Go ahead. Think of some object. Any object. The only qualification is that it must actually exist. And don't be afraid to use your imagination.
Done? So what did you come up with? Gum wrappers? Celebrity dandruff? Those tags on mattresses that warn, "Do not remove under penalty of law"?
No matter what item came to mind, and no matter how weird it might be, you can bet good money that somebody, somewhere collects it.
And that somebody might even live in Payson, in the house right next to yours.
Like Freda Lee, who collects pigs both real and fake, porcelain and porcine.
Or Ken Gouker, who collects antique fishing lures.
Or his wife, Jean, who possesses the most impressive eggbeater collection in the Western hemisphere.
Or the anonymity-seeking local with two collections: Civil War memorabilia and those telephone and telegraph insulators made of blue and green glass.
It should be pointed out that all of the above people are perfectly normal, sane folks who just happen to possess a certain passion for certain material items.
But that has not always been the case among "collectors." In fact, there was a time not so long ago when anybody who collected anything was thought to be a flaming oddball ... and, frankly, they often were.
Think back for a moment to all those stories you've heard about neighborhood eccentrics who passed away, and when relatives showed up to sort through the deceased's material possessions, they'd find 100 million milk caps. Or 2 billion rubber-band balls. Or every newspaper ever printed since Gutenburg invented his press. Or all of the above, plus 200 cats and not a single litter box.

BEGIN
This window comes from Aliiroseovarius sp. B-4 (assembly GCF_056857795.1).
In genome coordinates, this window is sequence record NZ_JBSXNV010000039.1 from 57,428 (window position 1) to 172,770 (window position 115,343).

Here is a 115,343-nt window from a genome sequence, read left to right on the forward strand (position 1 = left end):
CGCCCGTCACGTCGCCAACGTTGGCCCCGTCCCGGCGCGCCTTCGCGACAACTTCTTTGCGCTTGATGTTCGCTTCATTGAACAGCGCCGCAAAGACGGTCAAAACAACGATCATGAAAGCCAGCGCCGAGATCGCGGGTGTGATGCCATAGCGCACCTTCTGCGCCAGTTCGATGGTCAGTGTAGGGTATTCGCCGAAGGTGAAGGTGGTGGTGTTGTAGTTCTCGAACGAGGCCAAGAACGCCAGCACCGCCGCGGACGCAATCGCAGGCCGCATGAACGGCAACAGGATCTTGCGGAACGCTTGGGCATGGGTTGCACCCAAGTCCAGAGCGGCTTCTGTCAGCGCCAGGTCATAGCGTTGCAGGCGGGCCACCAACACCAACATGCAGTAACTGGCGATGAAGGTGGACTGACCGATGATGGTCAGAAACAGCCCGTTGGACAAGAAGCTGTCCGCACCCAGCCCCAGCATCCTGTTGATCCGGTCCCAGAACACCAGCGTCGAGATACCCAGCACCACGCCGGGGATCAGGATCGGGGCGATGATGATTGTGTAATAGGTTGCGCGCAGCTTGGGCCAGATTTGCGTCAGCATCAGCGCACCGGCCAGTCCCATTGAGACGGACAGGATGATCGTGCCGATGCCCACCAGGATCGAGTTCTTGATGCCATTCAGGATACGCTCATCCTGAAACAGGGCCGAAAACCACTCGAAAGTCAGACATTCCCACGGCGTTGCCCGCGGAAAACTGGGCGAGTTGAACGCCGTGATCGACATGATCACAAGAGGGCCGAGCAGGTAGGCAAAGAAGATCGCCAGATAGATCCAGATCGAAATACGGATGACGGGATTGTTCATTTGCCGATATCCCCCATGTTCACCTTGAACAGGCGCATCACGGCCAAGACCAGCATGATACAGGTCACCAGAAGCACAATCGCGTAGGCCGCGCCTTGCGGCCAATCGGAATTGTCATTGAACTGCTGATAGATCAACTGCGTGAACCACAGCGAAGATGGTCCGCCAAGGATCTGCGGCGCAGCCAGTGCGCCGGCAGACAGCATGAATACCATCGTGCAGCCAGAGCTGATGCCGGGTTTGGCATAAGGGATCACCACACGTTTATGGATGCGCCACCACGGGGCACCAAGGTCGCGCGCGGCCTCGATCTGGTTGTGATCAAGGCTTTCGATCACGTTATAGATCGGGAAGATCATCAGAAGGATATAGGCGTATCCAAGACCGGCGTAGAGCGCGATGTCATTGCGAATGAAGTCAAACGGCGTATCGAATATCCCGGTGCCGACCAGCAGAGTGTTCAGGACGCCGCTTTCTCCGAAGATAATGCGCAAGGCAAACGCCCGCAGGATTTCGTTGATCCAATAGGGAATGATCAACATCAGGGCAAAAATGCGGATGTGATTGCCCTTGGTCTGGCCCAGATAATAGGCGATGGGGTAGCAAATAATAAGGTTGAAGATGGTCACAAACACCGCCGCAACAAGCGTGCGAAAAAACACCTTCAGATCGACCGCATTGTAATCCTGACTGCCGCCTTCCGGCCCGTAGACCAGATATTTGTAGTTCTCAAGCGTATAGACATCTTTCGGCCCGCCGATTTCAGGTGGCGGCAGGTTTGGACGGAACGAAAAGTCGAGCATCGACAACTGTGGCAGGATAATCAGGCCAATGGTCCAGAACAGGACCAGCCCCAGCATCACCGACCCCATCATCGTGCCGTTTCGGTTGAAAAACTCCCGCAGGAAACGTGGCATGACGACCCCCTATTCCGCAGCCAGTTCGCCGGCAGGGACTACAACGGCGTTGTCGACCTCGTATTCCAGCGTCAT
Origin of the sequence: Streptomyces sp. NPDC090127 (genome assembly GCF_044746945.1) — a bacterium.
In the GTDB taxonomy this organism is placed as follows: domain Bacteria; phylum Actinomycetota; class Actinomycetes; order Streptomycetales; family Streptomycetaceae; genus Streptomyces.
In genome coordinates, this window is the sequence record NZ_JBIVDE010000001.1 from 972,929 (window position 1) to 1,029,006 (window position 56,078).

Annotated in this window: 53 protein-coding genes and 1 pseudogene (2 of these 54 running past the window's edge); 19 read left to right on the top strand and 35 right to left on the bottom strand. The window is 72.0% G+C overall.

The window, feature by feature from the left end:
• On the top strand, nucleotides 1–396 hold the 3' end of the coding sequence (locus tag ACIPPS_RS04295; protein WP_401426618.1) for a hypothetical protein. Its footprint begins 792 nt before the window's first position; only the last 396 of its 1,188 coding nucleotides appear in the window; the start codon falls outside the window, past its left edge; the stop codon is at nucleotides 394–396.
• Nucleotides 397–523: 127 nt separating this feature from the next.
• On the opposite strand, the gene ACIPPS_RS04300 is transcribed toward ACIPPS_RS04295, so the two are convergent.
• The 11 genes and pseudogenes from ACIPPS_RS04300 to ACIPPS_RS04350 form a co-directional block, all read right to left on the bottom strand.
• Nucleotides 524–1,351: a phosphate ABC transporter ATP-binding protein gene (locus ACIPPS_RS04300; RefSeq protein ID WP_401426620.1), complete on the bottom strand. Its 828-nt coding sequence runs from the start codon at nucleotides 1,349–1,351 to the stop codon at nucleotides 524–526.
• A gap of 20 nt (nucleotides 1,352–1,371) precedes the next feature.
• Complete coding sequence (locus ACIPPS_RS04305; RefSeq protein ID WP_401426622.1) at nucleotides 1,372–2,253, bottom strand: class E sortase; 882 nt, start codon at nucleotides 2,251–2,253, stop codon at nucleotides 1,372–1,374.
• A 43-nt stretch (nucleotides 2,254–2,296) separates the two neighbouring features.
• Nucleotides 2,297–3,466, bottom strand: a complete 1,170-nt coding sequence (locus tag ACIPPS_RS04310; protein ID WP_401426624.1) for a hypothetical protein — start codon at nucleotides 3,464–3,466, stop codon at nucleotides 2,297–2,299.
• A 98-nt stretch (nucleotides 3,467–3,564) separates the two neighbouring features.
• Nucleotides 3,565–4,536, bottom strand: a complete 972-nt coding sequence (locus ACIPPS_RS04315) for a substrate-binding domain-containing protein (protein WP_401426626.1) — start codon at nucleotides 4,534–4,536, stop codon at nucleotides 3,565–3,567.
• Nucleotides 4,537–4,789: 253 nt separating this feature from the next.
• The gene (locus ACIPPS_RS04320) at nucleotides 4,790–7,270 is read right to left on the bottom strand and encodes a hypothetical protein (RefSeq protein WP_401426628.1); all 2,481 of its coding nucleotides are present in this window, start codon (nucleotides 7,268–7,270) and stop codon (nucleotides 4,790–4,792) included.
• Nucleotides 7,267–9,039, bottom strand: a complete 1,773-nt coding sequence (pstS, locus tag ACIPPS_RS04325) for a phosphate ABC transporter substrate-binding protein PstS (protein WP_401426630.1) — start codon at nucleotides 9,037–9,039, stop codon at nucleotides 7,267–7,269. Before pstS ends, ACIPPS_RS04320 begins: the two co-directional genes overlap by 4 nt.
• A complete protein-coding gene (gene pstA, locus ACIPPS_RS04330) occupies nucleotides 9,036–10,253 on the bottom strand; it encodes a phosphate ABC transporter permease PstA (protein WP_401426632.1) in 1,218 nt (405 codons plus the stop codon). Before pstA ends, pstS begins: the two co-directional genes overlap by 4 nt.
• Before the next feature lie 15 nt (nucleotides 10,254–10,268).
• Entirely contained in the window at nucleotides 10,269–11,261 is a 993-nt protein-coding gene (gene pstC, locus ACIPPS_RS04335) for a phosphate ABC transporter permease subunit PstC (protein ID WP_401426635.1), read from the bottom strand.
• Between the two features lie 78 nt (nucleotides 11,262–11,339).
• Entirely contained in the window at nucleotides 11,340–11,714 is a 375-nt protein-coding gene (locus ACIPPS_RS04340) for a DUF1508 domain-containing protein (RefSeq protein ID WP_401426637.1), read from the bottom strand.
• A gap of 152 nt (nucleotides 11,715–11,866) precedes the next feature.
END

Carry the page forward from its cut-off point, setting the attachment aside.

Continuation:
I think we can all agree; those people were odd.
But the collectors of the new millennium? They've got respectability ... only partly because everybody on the planet now collects one thing or another.
But they don't collect "stuff" or "junk." They collect "collectibles."
Freda Lee, for example, has been collecting pigs of all sorts for about 10 years now. She now owns about 1,000 pig replicas, and one very large actual potbellied pig named Precious.
What made Lee go hog wild?
"It started as kind of an inside joke between my husband and I," she explains. "One Christmas I bought him a set of five pigs, and then I thought, 'Gee, it would be fun to collect these.' At the time I started, it was not real easy to find pig things. But now they're very popular."
Had Lee always held a special affection for oinkers?
"Oh, you know, I liked them, but I had no special attachment to them," she says. "It's just, well, you reach a point in your life when you want to have a hobby, and collecting pigs became mine.
"I have two collections that are pretty valuable from the Danbury Mint. There are 25 pigs in each of those. The most unusual, I'd say, are two from the Acoma Indian Pueblo, painted in pottery-fashion, that were a gift from my sister.
"Since my husband, Ray, passed away last year, I've tapered off on pigs a bit. It's not quite as much fun as it used to be. But I still pick one up once in a while."